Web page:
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Replace File Explorer With This Free Windows App


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Replace File Explorer With This Free Windows App

Windows’ File Explorer has evolved and expanded over those years, but the core functionality remains largely the same. And it’s just as clunky and ugly as ever. Microsoft is planning to give File Explorer some TLC in the upcoming Windows 10X release, but those who want a streamlined—or just better-looking—option right now can turn to…

Replace File Explorer With This Free Windows App

Windows’ File Explorer has evolved and expanded over those years, but the core functionality remains largely the same. And it’s just as clunky and ugly as ever.

Microsoft is planning to give File Explorer some TLC in the upcoming Windows 10X release, but those who want a streamlined—or just better-looking—option right now can turn to a third-party alternative, such as Files UWP.

Fair warning: Files UWP is still in beta, so the usual warnings apply here; the app might not always work as well as it should, some bugs may occur, and some features are still in development. But even in its incomplete state, Files UWP has a lot to offer, especially as a free app.

Interface

Illustration for article titled Replace File Explorer With This Free Windows App

Screenshot: Brendan Hesse

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Files UWP is streamlined and easy to use, but the first thing I noticed when I loaded it up was how good the app looks. It’s not so much that it’s flashy; rather, it looks like a native Windows 10 app. I’d go as far as to say it melds into the Windows 10 UI better than Microsoft’s Files Explorer ever has. That helps make swapping to Files UWP feel more natural.

Functionally, Files UWP looks like a mix between Windows 10’s system menus and Edge Chromium. The left-side menu contains a familiar list of folder shortcuts, including:

Illustration for article titled Replace File Explorer With This Free Windows App

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Screenshot: Brendan Hesse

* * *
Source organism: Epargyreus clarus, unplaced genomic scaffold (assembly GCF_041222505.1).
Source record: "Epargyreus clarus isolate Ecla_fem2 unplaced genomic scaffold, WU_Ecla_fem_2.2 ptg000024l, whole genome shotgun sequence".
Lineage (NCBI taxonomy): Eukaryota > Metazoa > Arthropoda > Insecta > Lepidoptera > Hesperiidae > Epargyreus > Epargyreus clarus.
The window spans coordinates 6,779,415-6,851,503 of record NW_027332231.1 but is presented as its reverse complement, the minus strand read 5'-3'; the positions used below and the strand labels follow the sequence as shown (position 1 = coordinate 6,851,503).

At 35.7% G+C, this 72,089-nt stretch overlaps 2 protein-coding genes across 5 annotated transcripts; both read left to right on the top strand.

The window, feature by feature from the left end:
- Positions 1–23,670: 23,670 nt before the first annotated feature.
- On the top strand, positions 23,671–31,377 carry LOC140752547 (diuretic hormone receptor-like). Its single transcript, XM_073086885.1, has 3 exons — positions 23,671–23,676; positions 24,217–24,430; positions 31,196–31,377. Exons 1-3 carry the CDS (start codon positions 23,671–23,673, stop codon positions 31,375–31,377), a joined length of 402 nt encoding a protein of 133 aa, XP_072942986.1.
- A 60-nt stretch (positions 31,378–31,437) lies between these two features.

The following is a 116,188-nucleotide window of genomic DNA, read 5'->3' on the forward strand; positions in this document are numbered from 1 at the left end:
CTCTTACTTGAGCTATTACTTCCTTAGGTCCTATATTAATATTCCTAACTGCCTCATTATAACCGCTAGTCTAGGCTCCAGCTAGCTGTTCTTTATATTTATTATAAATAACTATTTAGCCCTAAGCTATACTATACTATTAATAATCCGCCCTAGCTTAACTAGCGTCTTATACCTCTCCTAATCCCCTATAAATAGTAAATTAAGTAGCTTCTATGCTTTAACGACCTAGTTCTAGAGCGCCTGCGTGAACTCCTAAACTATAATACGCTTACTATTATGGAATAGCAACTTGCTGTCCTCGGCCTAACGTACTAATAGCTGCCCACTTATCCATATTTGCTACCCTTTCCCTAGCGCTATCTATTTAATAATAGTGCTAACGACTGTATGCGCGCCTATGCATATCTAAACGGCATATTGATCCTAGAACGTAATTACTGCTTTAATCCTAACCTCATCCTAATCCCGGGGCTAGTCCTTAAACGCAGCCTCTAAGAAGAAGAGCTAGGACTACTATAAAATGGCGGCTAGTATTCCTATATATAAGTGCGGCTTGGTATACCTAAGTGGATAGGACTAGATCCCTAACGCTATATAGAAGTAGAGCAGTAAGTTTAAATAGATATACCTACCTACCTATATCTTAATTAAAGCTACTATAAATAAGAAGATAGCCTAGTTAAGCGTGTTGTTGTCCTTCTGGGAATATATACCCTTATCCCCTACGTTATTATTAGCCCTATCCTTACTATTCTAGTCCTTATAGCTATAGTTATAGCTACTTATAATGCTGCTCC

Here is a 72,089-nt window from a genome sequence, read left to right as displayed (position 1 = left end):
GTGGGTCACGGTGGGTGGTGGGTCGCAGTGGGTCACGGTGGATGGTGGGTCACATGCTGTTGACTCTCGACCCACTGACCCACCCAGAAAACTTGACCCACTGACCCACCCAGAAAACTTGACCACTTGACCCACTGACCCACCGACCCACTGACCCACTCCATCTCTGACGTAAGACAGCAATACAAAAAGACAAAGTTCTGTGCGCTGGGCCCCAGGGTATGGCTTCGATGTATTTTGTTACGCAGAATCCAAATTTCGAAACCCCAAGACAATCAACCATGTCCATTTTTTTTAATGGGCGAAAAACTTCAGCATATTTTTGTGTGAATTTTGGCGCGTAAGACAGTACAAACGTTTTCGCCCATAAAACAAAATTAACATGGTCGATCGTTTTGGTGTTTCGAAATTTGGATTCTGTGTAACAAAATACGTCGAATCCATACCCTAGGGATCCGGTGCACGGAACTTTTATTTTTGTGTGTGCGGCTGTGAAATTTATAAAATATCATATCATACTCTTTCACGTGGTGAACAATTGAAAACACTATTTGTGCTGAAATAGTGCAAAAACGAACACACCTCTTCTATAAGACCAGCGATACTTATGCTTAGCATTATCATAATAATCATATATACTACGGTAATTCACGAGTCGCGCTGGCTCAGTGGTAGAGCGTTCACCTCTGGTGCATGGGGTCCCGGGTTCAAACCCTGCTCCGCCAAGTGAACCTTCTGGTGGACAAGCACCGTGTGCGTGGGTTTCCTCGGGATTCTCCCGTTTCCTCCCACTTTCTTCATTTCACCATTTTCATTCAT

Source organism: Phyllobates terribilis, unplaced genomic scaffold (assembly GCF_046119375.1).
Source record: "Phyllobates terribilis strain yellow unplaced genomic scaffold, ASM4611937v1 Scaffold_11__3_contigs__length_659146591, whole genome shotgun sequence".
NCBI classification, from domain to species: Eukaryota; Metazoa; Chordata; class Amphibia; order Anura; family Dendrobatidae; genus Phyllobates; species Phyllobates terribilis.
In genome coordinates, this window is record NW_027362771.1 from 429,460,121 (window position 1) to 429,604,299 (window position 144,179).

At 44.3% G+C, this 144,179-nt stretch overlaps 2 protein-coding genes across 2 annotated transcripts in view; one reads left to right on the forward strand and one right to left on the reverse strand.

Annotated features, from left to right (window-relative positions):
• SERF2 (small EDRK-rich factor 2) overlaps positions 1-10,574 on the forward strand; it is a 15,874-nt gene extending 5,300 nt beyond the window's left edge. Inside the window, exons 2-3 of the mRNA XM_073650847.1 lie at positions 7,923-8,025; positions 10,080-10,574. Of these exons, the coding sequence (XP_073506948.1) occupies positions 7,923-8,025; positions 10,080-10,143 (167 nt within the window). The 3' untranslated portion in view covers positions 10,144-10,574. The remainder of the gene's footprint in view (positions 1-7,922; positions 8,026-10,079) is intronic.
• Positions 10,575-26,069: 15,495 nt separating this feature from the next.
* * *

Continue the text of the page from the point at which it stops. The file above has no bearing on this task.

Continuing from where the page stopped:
• Desktop
  • Documents
  • Downloads
  • Pictures
  • Music
  • Video
  • Local drives
  • OneDrive
  • And a “Home” screen with shortcuts to commonly-used and recently-opened items.

That home screen is what you’ll get when you open a new tab in Files UWP, which is the biggest difference compared to File Explorer. Files UWP lets you open multiple folders as tabs in a single app window, making it feel more like a web browser than Files Explorer ever did. This makes for a more organized desktop (even though I find a multi-window approach better for me, as someone who often juggles files in and out of multiple folders daily). That said, moving files between Files UWP tabs isn’t hard at all and works fine for dragging stuff around quickly, if inelegantly.

Other features

When it comes to basic file management, Files UWP does everything you’d expect, but some functions appear in different locations than what you’re probably used to.

For example, right-clicking lets you move, copy, share, delete, rename, and view properties for files and folders, but you’ll need to click the “+” in the upper right of the app window to create new folders. It takes a little getting used to, but the button also includes shortcuts for making new text documents or new image files, which is a neat addition.

Files UWP’s right-click menu

Files UWP’s right-click menu
Screenshot: Brendan Hesse

There’s also a “Layout Mode” button that lets you quickly adjust the look and order of files in a folder. Frankly, the fact that Files UWP actually lists the contents of the Downloads folder in a logical way instead of the weird way File Explorer likes to list it (at least on my laptop and PC) was enough to convince me to keep the app installed—even if files UWP is limited in ways that take some getting used to.

One that really stuck out to me is having to shift+click or CTRL+click to select multiple files. You can’t click-and-drag like in File Explorer, though there is a shortcut “Selection” menu that lets you quickly select all, invert the selection, or clear selections. You also won’t find the built-in shortcuts or quick-select options for opening files in WinRar, Photoshop, etc. Oh, and Files UWP loads a little slower and lacks some of File Explorer’s deeper search functions.

That said, Files UWP is already a sleeker and better-looking alternative to Files Explorer—and it’s free. It might not replace File Explorer immediately for everyone, but the potential is there and is a solid complement while development continues. You can download it and try it out for yourself from the Microsoft Store.

[Windo

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